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Monthly Archives: July 2017

Red Emma’s

So a guy walks into a coffeehouse…and suddenly coffee is far from his mind as his eyes are suddenly overwhelmed by the sight of bookshelf after glorious bookshelf. Last time I wrote here, I promised you something revolutionary, and Red Emma’s is a coffeehouse that lives up to the task. Named for famed anarchist Emma Goldman, this space is a safe haven for anyone on the radical left.

Radical. They say that word over and over again on their website, proud of Red Emma’s reputation as a gathering space for the radical left of Baltimore since it first opened in 2004. As to my political leanings, I’m a Bull-Moose Progressive like the Roosevelts. Old left or radical center, it’s hard to pin down political nomenclature, but one thing is for sure; this place welcomes everyone. They say that there’s no use radicalizing the already radicalized, so they want to reach out to preach to people who are not yet in the choir of resistance.

Red Emma’s is a worker’s collective. Everybody who is part of the collective owns an equal share of the business. They are against bosses and hierarchies, with decisions made by consensus, kind of in the vein of the anarcho-syndicalists. Indeed, I got ten percent off of my book purchase because of my union membership! It’s a fully vegan establishment as well, which is good news given the large vegan community that has always existed among the far left. Indeed, there’s a lot of evidence to show that abandoning meat would be a good way of fighting global warming and democratizing the world’s food. I’ll stick to my burgers and just turn off the lights.

So how’s the coffee anyhow? As bitter as October in Russia. Just kidding. It went down as smooth as a well-written manifesto. Yes, that was corny as hell, but forgive me. Their brand of coffee┬áis called Thread Coffee. It’s transparently-traded and roasted on-site by the collective. I had the Guatemalan (I think) house-blend and I must say it was really well-balanced. Most South American coffees seem rather mellow acid-wise, but this one was especially buttery-feeling. Really a joy. Almost as good as St. Thomas. It never fails to show when there’s an expert roaster among the staff.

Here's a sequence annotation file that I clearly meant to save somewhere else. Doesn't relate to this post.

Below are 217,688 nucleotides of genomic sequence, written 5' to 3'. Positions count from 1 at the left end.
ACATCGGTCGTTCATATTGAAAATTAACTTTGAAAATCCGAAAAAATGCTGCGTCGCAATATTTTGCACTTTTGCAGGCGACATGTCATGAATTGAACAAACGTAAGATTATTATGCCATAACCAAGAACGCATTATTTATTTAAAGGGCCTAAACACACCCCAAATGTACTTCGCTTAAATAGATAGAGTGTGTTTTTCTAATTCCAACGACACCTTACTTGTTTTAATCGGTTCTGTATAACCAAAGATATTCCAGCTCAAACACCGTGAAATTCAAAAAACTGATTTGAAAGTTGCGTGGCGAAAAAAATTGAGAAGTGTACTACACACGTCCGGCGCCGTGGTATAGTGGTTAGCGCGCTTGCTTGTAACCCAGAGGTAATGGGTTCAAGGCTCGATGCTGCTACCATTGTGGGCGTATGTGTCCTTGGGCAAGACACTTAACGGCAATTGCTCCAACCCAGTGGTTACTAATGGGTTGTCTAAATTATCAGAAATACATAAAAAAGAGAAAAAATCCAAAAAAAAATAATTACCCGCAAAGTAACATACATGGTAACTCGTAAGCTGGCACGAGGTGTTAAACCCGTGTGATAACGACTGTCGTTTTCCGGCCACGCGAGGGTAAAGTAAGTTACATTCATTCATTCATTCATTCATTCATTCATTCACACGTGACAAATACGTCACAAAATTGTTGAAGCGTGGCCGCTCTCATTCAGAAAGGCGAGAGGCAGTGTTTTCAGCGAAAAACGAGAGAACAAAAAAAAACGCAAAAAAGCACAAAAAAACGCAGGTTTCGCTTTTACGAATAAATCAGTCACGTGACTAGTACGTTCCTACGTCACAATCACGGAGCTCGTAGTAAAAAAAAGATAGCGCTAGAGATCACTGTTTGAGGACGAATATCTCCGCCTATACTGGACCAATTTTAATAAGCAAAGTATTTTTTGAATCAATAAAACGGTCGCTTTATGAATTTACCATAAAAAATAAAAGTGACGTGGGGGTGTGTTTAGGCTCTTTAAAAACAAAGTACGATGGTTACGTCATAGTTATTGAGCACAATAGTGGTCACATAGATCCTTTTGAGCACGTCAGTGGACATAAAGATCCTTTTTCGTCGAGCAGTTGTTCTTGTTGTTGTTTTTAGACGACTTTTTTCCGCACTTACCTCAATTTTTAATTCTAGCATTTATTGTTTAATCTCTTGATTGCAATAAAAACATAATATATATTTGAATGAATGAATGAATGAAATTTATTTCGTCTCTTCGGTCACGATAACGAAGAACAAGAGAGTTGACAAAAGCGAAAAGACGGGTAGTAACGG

My advice to people looking to check it out is this: don’t be afraid of the unknown. I know, some of you will walk in and be a bit intimidated by a revolution in progress. Understand that this one is under the guidance of some genuinely good people. The energy here is positive, and this group is trying to make a difference in their community in a way that is long overdue. Bringing people together for conversation and free discussion of the issues of the day is, in fact, what the first coffeehouses in Europe were all about. The cities became the crucibles of change that would result in the flowering of democracy and civil rights, and the coffeehouses were the loci of this cauldron of thought. If we are to say that coffeehouse “culture” is indeed “about” something, then human dialogue and free expression goes to the core of it. When you’re here, imagine that you’re on the streets of Paris as the intellectual mix of the Age of Enlightnment was taking shape. You’ll find that this thought comes mighty easily. An interesting question then: can a place be called revolutionary if it is, at its heart, merely a return to form?

 

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the street…

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the gathering space…

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the bookstore…

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the literature…

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Posted by on July 21, 2017 in Uncategorized